The marketplace is crowded. It’s noisy. For every great product out there, there’s a competitor waiting in the wings to take a bite of hotly contested market share.
So how do you, as an emerging brand, differentiate yourself? The advent of the Internet and social media means it’s no longer enough to have the best product. It’s not enough to have the most competitive pricing, either. That alone won’t save you.
In the modern shopping landscape, you have to connect to the consumer on a deeper level.
In this guide, we’ll cover a few broad approaches that, when taken together, can help you stand out from the crowd.
Let’s get started.
How to Differentiate Your Brand
It’s no wonder brands are finding it more difficult to differentiate themselves. After all, consumers now have access to more information than ever before. Yet it’s in this hyper-competitive environment that today’s mega brands are forged.
To get from where you are to where you want to be—to become one of those new household names, you have to differentiate yourself.
Indeed, according to 2018, Top 100 Global Brands, a report from the Millward Brown which tracks and ranks successful brands each year, the ability for a brand to differentiate itself is crucial.
Historically, the top 50 brands have received significant—greater than 130—differentiation scores.
Differentiating yourself from your competitors allows you to make a profit in the short term, and it ensures that you remain relevant in the long-term.
When consumers see brands as interchangeable, the number of factors they look at when making a purchase decision shrinks. Primarily, they become concerned with price.
This greatly inhibits your ability to command premium pricing.
What’s more, consumers are much less loyal to brands they feel are poorly differentiated. This doesn’t occur on a conscious level for the most part—it’s a subconscious bias, which makes it much more powerful.
With all this in mind, let’s look at how you can successfully differentiate your brand.
5 Ways to Set Yourself Apart
#1 Start With Who You Are
When differentiating your brand, go back to your brand story.
What does your brand stand for? Looking at your story, what values stand out? What are you trying to achieve?
The power of the Red Bull brand doesn’t come from the product’s ability to keep people awake. No, that would be a rather simplistic take on it. Its power stems from a certain quality that it promotes—a certain vitality.
When people purchase Red Bull, as opposed to a more generic energy drink, they’re making a statement.
The idea of vitality is woven into everything Red Bull does. Just look at their advertising. Look at their company culture.
In 2016, over 6-billion cans of Red Bull were sold worldwide, in over 171 countries. This despite the popular opinion that Red Bull is overpriced.
These days, brand identity isn’t just about the benefit the product provides to the consumer. It’s about the story.
So if your brand doesn’t stand out from the crowd, it’s time to ask the hard questions. What is it about your outfit that makes it special? How can you start building a unique culture today?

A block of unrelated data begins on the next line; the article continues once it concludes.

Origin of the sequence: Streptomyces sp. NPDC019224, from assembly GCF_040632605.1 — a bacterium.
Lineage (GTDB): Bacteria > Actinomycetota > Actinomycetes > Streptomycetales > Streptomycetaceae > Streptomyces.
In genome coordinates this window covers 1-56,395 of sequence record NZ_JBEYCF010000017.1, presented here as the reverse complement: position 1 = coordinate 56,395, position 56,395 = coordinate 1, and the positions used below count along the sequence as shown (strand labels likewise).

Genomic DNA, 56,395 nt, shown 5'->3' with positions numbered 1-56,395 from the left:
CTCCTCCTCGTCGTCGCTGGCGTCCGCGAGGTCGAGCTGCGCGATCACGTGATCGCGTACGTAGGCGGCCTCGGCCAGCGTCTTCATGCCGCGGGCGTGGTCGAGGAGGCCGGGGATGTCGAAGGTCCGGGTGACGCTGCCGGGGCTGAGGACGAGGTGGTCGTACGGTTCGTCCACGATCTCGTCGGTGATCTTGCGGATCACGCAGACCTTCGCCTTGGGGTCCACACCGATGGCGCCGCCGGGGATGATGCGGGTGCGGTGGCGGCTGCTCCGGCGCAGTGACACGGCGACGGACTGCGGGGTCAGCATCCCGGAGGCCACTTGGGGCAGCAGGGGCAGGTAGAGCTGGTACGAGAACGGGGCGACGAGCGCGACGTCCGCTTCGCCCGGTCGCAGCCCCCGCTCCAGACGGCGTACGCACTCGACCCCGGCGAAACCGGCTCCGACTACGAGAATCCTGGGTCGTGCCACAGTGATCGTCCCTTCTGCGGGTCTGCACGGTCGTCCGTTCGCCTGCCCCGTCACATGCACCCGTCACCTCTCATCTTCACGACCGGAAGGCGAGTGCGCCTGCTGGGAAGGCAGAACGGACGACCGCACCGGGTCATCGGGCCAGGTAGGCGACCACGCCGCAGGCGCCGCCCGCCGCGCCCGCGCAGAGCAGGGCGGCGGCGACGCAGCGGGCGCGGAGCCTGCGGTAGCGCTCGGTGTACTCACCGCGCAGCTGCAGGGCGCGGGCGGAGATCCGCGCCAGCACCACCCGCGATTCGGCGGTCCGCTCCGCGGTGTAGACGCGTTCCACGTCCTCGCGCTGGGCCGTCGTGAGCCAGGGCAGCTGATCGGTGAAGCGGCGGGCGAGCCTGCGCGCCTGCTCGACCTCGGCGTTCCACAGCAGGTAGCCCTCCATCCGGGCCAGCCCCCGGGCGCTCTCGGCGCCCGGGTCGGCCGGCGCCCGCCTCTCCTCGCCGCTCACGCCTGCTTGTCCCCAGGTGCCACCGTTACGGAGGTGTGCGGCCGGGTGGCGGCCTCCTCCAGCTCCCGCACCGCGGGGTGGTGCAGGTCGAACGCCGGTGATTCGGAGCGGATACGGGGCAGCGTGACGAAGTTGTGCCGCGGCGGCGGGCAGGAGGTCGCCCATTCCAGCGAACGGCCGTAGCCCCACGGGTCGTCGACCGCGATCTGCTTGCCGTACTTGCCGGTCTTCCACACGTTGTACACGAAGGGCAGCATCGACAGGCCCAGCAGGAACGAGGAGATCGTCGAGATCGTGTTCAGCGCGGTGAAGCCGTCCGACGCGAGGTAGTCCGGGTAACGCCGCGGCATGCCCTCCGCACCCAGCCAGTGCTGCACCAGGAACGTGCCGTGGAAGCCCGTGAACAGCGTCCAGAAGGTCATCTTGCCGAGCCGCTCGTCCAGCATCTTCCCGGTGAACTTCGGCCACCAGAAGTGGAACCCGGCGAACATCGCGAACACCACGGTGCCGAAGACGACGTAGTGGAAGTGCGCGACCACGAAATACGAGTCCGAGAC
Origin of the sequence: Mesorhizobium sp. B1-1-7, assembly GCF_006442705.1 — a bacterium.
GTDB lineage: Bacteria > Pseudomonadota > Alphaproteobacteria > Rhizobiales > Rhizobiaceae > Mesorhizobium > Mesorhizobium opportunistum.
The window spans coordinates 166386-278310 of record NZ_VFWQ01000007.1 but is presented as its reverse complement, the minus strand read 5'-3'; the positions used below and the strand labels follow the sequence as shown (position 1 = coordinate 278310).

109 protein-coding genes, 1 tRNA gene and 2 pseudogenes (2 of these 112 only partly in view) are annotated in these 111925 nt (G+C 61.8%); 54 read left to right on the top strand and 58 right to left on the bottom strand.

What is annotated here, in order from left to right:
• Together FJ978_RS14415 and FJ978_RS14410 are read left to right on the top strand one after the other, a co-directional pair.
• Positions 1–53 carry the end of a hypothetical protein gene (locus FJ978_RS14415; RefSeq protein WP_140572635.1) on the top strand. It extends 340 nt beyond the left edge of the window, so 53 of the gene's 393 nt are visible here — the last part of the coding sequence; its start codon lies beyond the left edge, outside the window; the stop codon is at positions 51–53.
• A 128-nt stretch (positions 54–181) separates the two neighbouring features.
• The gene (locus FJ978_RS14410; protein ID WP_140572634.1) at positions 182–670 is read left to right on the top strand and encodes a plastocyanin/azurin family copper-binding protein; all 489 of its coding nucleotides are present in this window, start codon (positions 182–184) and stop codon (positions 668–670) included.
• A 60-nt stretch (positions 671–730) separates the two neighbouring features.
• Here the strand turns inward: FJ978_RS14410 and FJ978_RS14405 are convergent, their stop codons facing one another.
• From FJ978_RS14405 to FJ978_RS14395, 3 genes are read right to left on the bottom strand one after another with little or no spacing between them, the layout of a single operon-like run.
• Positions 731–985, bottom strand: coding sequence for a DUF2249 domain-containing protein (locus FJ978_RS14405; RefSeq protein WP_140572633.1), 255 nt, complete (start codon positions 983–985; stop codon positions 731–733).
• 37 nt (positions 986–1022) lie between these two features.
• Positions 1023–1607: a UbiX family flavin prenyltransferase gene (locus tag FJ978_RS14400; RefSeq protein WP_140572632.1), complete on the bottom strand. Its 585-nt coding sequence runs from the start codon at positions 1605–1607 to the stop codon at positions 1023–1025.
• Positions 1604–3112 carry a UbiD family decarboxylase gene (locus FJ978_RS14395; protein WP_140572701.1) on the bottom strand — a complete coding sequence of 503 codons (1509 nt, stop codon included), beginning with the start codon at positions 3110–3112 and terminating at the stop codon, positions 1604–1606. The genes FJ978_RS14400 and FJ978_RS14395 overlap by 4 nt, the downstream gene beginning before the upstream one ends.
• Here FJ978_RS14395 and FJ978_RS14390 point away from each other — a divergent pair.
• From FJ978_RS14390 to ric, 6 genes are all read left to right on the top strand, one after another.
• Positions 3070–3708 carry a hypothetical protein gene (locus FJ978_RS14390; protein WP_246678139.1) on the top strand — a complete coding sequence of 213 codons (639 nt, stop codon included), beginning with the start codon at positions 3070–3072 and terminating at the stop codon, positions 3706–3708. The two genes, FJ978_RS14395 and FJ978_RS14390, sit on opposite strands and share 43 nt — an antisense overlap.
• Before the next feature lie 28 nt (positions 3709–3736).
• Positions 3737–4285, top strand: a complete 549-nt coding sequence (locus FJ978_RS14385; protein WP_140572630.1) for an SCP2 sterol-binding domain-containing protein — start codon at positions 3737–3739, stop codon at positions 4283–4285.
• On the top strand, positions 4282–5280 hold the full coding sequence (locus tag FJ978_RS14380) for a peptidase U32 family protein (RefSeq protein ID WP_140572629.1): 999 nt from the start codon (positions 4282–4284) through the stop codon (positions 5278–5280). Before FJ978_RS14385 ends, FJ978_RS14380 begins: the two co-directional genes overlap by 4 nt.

#2 Build Relationships with Quality Content
More on this in the last section, but for now, know that to build a brand that will be both admired and remembered, you must foster relationships. This takes work and dedication.
Remember, the individual transaction may be what pays the bills, but the relationship is what keeps customers coming back.
Today, it’s easier than ever before to connect with your customers on a meaningful level. You can work to become an influencer in your niche, for instance, by consistently publishing a blog or producing a podcast. Or you could create a helpful YouTube channel. Whichever touchpoints you build, just make sure to engage consistently.
This means replying to all comments, especially those asking for clarification about your product or service, and it means producing content that’s about more than your product itself.
Today’s consumers have no problem spotting marketing disguising itself as content, and they resent it.
When creating content, or, for that matter, new partnerships with other companies, remember to stay true to your brand. Be genuine. For instance, it makes sense for Uber to partner with Hilton and to produce content centered on this partnership. What’s the common factor here? The consumer, of course.
Uber helps the customer to get to the hotel, and the hotel makes the customer comfortable. Makes sense, right?
Uber is differentiating itself from its competitors by striking deals with synergistic companies. This conveys the message that they want to make the consumer’s life easier. Any content the company creates that highlights this partnership would convey this message.
However, what you don’t want to do is jump on the meme bandwagon. Memes come and go, and creating content meant to ride on their momentum can backfire. Worse, it makes you look generic and unfocused.
#3 Build Quality Customer Experiences
Instead of thinking solely about the ideal customer experience, think in terms of the best brand experience. Customers are attracted to unique brands because they’re different. Embracing this thought process from the start allows you to build the customer experience that best jives with your brand.
Cracker Barrel is a casual dining chain that differentiates itself by focusing on offering a uniquely American experience. For instance, wherever possible, the stores are decorated with authentic antiques, relics of America’s past. Many of the chain’s customers get a kick out of its old-timey decor.